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Continued: Afghan poppy crops bring banner opium year

  • Article by: KATHY GANNON , Associated Press
  • Last update: November 13, 2013 - 8:33 PM

Taliban leader Mullah Mohammed Omar successfully banned poppy planting in 2000 when the group ruled Afghanistan, according to the United Nations at the time. Poppy production went from more than 4,000 tons to barely a few pounds, the U.N. said.

When the Taliban was ousted in December 2001, farmers ripped up their wheat — which they said often rotted in the field because there were so few roads to get it to market — and planted poppies.

“Mullah Omar’s decree was a decree, but [Afghan President] Hamid Karzai’s decrees are nothing,” Bacha said. Now, he says there’s no danger of the government destroying poppy crops, so “the farmers are relaxed.”

Like last season, Bacha is planting his entire small plot of land with poppies. Last season, he earned around $1,200 — well above the country’s average income of around $800 a year.

His neighbor is also busily sowing his meager piece of land with poppies.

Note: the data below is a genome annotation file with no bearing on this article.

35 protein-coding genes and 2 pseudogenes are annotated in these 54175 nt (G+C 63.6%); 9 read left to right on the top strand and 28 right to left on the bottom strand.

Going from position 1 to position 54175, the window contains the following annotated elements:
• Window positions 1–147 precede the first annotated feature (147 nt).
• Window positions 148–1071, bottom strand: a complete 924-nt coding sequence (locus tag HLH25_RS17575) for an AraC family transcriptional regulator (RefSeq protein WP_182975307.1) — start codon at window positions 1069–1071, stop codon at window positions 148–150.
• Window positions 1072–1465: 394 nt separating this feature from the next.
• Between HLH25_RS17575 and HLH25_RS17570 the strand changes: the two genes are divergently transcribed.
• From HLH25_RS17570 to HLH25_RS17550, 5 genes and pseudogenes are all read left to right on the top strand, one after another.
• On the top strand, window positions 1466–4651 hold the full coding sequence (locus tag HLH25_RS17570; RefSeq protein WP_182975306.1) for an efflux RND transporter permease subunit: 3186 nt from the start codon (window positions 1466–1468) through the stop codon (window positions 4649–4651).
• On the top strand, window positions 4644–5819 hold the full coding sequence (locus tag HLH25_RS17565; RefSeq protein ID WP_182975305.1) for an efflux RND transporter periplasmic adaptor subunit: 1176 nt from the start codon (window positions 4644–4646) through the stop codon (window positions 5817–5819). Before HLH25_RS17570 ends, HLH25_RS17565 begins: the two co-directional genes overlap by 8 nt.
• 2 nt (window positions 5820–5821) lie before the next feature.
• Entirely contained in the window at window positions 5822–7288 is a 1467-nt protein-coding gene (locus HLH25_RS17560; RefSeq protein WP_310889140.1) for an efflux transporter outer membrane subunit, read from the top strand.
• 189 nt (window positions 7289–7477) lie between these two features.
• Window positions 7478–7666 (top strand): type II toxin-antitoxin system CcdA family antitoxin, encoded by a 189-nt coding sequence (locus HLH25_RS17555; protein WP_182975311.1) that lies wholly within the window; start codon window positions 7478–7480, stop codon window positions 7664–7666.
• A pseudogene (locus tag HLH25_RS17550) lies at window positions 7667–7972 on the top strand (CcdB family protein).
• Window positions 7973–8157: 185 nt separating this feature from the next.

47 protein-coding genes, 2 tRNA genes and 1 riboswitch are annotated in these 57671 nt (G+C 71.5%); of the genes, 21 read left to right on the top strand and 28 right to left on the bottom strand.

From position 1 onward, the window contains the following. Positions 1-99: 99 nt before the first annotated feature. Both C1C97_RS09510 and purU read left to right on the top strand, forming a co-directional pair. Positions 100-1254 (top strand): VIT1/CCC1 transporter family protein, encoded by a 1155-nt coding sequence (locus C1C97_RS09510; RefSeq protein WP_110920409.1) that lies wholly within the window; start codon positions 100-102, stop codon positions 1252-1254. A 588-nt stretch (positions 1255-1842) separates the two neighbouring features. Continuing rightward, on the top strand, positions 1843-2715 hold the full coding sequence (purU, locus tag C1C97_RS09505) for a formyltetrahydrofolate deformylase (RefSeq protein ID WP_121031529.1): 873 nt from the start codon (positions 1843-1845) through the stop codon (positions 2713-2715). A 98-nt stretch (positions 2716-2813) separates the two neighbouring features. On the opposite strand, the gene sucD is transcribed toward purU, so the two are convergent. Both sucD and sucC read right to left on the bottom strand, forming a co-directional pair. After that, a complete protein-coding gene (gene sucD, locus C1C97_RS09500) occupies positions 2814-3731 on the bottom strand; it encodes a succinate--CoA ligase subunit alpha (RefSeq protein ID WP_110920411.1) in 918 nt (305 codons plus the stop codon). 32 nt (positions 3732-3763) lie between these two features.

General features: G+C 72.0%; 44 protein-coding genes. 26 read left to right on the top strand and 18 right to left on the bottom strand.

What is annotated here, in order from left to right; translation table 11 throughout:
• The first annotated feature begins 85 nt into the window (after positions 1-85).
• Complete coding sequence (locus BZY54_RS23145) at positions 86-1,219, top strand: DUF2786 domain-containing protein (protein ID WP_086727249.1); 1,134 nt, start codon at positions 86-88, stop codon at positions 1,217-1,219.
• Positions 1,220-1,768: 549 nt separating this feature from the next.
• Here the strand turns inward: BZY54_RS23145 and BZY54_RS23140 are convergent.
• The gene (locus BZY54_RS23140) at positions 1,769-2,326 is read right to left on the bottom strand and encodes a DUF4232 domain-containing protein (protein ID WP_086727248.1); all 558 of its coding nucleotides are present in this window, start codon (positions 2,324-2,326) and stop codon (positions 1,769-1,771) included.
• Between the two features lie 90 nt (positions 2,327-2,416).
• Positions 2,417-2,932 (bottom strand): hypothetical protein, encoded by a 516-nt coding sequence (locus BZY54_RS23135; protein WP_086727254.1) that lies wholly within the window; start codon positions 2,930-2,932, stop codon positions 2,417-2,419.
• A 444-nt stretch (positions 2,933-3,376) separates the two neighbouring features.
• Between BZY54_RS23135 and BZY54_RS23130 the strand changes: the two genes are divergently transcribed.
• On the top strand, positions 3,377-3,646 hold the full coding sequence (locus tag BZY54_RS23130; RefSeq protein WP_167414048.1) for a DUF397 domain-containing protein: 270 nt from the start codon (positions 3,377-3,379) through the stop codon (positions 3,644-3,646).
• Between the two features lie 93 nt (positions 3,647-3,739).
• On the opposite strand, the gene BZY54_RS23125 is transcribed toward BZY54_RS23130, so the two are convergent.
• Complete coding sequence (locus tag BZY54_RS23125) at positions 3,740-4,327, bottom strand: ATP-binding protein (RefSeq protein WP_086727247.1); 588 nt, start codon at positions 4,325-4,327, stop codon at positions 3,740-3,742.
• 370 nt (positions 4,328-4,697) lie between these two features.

“Our children are planting poppies,” the neighbor said. “Even my wife and my mother are planting so we can finish by the end of the month.”

  • related content

  • In this Tuesday, Nov. 12, 2013 photo, handfuls of poppy seeds fly through Afghan poppy farmer Khan Bacha's hands as he sows his poppy fields in Cham Kalai village in Afghanistan's eastern Nangarhar province, a Taliban stronghold. Despite 12 years of trying to wean farmers of poppy growing, in 2013 they grew more poppies then ever before. (AP Photo/Anja Niedringhaus)

  • In May, Afghan farmers collected raw opium as they worked amid a bumper crop of poppy plants east of Kabul, Afghanistan.

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